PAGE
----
Roger Jay Phillips
|Washington University, Saint Louis, St. Louis, MO|
Area:Geology, Astronomy and Astrophysics
Google:"Roger Jay Phillips"
A planetary geodynamicist, Phillips has studied Mercury, Venus, Mars, Earth and the moon. He was involved with eight planetary missions, including Magellan, the Mars Global Surveyor, MESSENGER, and the Mars Reconnaissance Orbiter.
He earned an undergraduate degree in geology from the Colorado School of Mines and master’s and doctoral degrees in applied geophysics from the University of California, Berkeley.
He began his career at the Jet Propulsion Laboratory, where he worked from 1968 until 1980 in various capacities. From 1979 to 1982, he was director of the Lunar and Planetary Institute in Houston.
Mean distance: 13975
ParentsSign in to add mentor
ChildrenSign in to add trainee
|Jennifer Kidder||grad student||Washington University|
|Steven Mueller||grad student||SMU|
|Suzanne Smrekar||grad student||1990||SMU|
|Robert R. Herrick||grad student||1993||SMU (Astronomy Tree)|
|Richard A. Albert||grad student||1999||Washington University|
|Mark A. Wieczorek||grad student||1999||Washington University|
|Rebecca M.E. Williams||grad student||2000||Washington University|
|Steven A. Hauck||grad student||1996-2001||Washington University|
|Brian M. Hynek||grad student||2003||Washington University|
|Daniel C. Nunes||grad student||2004||Washington University|
|Jeffrey C. Hanna||grad student||2006||Washington University|
|Mindi L. Searls||grad student||2006||Washington University|
|Pundit S. Mohit||grad student||2007||Washington University|
|C. David Brown||post-doc||Washington University|
|Andrew J. Dombard||post-doc||Washington University|
|Nathaniel E. Putzig||post-doc||Washington University|
|Robert E. Grimm||post-doc||1989-1991||SMU|
CollaboratorsSign in to add collaborator
You can help our author matching system! If you notice any publications incorrectly attributed to this author, please sign in and mark matches as correct or incorrect.
|Putzig NE, Smith IB, Perry MR, et al. (2018) Three-dimensional radar imaging of structures and craters in the Martian polar caps. Icarus. 308: 138-147|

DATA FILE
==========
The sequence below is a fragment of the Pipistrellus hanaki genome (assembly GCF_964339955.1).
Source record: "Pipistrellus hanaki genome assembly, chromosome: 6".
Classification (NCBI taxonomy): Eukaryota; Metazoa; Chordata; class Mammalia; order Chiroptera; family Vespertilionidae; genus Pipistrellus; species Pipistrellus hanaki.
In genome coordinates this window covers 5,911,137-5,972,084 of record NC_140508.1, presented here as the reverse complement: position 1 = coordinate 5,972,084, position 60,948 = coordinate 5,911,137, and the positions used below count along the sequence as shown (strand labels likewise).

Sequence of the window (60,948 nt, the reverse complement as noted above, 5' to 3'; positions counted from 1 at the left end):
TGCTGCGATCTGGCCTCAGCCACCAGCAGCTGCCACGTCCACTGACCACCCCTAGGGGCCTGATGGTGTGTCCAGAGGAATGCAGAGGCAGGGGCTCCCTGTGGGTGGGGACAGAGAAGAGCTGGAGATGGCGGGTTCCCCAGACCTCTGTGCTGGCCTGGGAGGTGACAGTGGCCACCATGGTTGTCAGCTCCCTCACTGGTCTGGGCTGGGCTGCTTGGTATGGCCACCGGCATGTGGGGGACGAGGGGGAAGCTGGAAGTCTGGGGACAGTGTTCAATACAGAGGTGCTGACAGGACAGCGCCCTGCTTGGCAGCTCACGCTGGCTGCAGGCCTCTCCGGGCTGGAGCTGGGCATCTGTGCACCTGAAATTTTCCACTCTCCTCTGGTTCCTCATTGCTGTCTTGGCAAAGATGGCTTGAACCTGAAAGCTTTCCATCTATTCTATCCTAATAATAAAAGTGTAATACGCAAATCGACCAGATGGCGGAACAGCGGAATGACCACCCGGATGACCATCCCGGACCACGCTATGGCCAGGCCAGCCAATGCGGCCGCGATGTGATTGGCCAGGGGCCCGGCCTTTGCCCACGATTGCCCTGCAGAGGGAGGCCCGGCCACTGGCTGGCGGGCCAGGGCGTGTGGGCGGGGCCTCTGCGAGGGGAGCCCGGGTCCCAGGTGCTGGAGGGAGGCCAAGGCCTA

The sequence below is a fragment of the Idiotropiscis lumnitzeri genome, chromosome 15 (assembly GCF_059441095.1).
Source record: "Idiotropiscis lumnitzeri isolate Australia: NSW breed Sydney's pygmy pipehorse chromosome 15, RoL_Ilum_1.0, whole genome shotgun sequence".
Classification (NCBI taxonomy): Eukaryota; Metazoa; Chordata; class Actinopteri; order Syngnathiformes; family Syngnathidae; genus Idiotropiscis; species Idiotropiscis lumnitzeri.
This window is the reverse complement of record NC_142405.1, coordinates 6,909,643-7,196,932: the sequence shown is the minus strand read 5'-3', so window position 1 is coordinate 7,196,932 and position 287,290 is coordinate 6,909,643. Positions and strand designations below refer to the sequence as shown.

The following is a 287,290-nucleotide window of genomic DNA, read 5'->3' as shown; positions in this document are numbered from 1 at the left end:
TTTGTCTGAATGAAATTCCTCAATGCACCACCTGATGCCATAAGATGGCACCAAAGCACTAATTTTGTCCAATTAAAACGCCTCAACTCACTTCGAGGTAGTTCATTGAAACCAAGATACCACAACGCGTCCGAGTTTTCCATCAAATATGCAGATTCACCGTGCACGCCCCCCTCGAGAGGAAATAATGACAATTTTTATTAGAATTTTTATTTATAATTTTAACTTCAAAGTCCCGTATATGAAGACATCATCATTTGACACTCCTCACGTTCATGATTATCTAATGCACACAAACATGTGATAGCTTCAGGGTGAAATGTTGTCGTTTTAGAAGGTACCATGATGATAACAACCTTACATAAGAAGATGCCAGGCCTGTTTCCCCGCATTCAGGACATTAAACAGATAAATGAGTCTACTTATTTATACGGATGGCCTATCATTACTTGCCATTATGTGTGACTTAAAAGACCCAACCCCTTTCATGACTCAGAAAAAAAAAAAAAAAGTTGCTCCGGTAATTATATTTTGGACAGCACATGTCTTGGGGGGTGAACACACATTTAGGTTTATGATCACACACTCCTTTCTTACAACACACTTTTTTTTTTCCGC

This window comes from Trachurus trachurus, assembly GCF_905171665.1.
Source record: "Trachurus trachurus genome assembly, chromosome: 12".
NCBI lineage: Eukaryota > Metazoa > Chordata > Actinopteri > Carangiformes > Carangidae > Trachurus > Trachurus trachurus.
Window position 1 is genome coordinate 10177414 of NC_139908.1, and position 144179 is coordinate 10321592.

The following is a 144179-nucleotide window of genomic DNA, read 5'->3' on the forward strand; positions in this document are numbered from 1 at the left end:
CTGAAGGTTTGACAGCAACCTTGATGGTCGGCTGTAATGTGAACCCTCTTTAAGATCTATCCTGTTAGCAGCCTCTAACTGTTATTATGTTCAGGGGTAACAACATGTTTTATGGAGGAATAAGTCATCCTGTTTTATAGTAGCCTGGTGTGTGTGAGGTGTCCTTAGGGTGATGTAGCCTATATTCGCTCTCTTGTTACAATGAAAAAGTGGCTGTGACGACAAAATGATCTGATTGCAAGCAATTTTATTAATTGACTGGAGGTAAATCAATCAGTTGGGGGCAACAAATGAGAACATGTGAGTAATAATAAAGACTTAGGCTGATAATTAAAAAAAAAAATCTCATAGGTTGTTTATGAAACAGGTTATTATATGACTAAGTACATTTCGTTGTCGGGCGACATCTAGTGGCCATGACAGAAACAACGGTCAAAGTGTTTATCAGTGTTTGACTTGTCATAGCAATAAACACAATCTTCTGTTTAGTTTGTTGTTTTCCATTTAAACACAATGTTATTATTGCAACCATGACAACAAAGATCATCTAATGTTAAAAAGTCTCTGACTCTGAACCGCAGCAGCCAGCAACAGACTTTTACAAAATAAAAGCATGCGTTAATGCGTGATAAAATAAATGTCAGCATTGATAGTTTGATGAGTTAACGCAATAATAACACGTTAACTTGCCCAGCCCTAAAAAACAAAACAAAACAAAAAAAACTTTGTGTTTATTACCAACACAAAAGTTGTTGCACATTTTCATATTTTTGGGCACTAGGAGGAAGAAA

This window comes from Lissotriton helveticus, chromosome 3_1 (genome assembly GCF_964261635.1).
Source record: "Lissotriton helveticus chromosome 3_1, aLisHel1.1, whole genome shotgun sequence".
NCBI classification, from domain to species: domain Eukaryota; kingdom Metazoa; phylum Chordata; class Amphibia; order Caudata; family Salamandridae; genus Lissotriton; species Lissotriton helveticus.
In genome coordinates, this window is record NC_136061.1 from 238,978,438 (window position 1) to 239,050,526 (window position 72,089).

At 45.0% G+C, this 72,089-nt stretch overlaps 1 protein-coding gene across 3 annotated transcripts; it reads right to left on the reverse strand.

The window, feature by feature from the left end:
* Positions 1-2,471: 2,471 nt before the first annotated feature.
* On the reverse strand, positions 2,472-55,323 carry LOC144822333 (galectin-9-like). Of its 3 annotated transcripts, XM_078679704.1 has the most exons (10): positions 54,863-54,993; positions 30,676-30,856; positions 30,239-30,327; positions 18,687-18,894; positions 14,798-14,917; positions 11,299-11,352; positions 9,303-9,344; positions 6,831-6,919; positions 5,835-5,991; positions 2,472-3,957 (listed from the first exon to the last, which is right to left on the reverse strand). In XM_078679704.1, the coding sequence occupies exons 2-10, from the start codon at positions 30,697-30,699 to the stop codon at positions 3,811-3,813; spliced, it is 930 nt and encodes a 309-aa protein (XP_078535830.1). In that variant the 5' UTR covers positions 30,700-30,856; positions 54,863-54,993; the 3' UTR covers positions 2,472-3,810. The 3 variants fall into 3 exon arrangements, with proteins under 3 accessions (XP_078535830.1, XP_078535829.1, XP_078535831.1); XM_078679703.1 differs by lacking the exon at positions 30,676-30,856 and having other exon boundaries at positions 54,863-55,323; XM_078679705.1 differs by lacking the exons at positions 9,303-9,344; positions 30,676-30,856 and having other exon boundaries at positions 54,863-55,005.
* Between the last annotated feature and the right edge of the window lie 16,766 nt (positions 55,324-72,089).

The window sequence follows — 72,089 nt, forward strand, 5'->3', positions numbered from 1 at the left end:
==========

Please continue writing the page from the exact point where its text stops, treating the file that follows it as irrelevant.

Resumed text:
|Foss FJ, Putzig NE, Campbell BA, et al. (2017) 3-D Imaging of Mars' Polar Ice Caps Using Orbital Radar Data. The Leading Edge. 36: 43-57|
|Zuber MT, Smith DE, Neumann GA, et al. (2016) Gravity field of the Orientale basin from the Gravity Recovery and Interior Laboratory Mission. Science (New York, N.Y.). 354: 438-441|
|Smith IB, Putzig NE, Holt JW, et al. (2016) An ice age recorded in the polar deposits of Mars. Science (New York, N.Y.). 352: 1075-8|
|Bierson CJ, Phillips RJ, Smith IB, et al. (2016) Stratigraphy and evolution of the buried CO|
|Neumann GA, Zuber MT, Wieczorek MA, et al. (2015) Lunar impact basins revealed by Gravity Recovery and Interior Laboratory measurements. Science Advances. 1: e1500852|
|Johnson CL, Phillips RJ, Purucker ME, et al. (2015) Planetary science. Low-altitude magnetic field measurements by MESSENGER reveal Mercury's ancient crustal field. Science (New York, N.Y.). 348: 892-5|
|Restano M, Plaut JJ, Campbell BA, et al. (2015) Effects of the passage of Comet C/2013 A1 (Siding Spring) observed by the Shallow Radar (SHARAD) on Mars Reconnaissance Orbiter Geophysical Research Letters|
|James PB, Zuber MT, Phillips RJ, et al. (2015) Support of long-wavelength topography on Mercury inferred from MESSENGER measurements of gravity and topography Journal of Geophysical Research E: Planets. 120: 287-310|
|Andrews-Hanna JC, Besserer J, Head JW, et al. (2014) Structure and evolution of the lunar Procellarum region as revealed by GRAIL gravity data. Nature. 514: 68-71|